|I probably should have gotten a photo from a distance, but just above and behind Ben is the parking lot of the convention center, with the downtown skyline just beyond the center itself.|
|It's hard to tell just how large this
one is, but you could just about drive a train through this part of the
tunnel. I have no idea why it's this large right here since it ends
up smaller downstream.
Both the tunnels mimicked one another along here in changing from square to round (shown above), then back to square again (below).
|At a couple points along the way in this
section we were able to climb up to see the surface.
I couldn't get a GPS reading here, but we were right up against the convention center itself.
|Here is where things started to get interesting!
Apparently this used to be the end of the much, much older system that
runs beneath downtown Dallas. Presumably, the section we just passed
through was built to extend the real estate that the convention center
Note the stairway to nowhere to the right. Interesting!
I should point out here that the parallel tunnel at this point went its own way. I will cover that portion a little later.
|To give you an idea how old this system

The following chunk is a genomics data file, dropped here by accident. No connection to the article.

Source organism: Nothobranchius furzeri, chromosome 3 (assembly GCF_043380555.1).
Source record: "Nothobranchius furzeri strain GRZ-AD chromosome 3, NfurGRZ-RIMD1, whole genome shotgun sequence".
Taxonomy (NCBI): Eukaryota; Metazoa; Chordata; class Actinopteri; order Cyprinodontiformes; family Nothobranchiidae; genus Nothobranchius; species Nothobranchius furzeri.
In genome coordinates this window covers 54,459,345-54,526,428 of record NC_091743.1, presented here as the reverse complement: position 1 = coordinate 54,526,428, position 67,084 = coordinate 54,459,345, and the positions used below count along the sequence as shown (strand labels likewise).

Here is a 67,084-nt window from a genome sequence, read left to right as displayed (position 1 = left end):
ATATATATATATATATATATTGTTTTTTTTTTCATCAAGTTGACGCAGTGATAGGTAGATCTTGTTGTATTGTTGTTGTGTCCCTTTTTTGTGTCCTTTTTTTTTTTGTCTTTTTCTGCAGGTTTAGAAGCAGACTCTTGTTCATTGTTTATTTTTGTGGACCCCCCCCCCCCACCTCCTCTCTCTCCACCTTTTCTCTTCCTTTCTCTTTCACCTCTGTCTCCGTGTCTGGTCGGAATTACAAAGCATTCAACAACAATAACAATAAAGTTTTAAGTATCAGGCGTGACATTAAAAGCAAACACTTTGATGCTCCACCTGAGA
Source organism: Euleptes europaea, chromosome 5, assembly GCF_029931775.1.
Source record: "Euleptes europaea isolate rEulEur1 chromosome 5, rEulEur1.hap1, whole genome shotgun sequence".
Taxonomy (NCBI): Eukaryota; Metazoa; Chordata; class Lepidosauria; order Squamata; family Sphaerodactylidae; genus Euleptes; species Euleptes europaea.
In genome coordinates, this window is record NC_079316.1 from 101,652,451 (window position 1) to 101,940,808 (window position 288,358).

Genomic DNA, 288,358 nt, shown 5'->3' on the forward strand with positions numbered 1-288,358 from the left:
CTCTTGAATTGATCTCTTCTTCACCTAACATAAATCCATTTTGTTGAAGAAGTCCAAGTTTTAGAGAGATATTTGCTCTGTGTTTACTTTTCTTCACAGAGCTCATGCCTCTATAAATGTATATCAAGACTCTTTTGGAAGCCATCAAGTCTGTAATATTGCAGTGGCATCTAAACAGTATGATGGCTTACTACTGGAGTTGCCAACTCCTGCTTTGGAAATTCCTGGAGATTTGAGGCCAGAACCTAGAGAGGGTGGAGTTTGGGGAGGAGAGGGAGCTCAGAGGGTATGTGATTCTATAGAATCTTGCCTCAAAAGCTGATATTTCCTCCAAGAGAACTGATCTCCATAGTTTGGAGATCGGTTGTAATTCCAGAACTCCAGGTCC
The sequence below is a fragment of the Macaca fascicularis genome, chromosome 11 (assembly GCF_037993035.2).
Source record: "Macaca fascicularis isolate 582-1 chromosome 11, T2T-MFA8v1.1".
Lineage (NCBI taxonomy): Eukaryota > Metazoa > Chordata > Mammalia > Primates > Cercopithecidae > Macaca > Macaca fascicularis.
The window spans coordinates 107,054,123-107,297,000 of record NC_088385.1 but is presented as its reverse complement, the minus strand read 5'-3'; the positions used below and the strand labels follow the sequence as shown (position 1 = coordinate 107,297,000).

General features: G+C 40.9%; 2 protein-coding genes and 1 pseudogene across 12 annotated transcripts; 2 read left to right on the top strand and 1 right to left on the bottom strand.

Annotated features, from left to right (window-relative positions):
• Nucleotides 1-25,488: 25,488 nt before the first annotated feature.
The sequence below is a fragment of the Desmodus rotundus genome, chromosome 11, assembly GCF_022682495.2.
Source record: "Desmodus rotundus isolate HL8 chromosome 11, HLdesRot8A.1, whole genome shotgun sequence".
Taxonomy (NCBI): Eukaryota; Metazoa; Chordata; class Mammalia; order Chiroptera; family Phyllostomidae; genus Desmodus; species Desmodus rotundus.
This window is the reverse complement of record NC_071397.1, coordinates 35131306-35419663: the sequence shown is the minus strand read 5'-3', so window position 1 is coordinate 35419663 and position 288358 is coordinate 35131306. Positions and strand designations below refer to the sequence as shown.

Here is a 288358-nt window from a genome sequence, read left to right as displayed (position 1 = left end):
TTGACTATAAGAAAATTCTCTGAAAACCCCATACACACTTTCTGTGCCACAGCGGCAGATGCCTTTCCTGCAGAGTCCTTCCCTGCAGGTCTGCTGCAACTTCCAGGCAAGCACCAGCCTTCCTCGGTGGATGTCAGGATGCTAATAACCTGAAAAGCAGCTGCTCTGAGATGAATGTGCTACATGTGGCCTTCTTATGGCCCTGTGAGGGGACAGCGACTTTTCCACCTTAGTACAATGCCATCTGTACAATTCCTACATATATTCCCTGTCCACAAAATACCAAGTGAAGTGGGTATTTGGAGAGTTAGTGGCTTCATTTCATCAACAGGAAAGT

is, these "stalactites" formed in any number of places where water was
able to seep through small (and even large) spaces for what was clearly
a period of decades. The area in the photo was between two culverts.
Note that there were many, many other such formations, but none of my photos do justice to the sights. Honestly, the trip would have been worth it just to see some of these formations.
|At this point the tunnel seemed to get
pretty low. I was kind of despondent when I saw this, but you never
know how things are going to turn out, so we pressed on.
Note that this is the same style architecture as that found in most sections of Three Way tunnel as well as several other tunnels around Dallas. Surprisingly, I haven't seen this configuration anywhere outside of the city.
|Very quickly, the tunnel changed into
this somewhat larger and rounded style, the entire circumference of which
was composed of old fashioned solid red bricks.
You can see the deposition of all the minerals (calcium?) along the walls in this area. As I alluded to above, some of these formations were absolutely huge!
|Continue to Part II|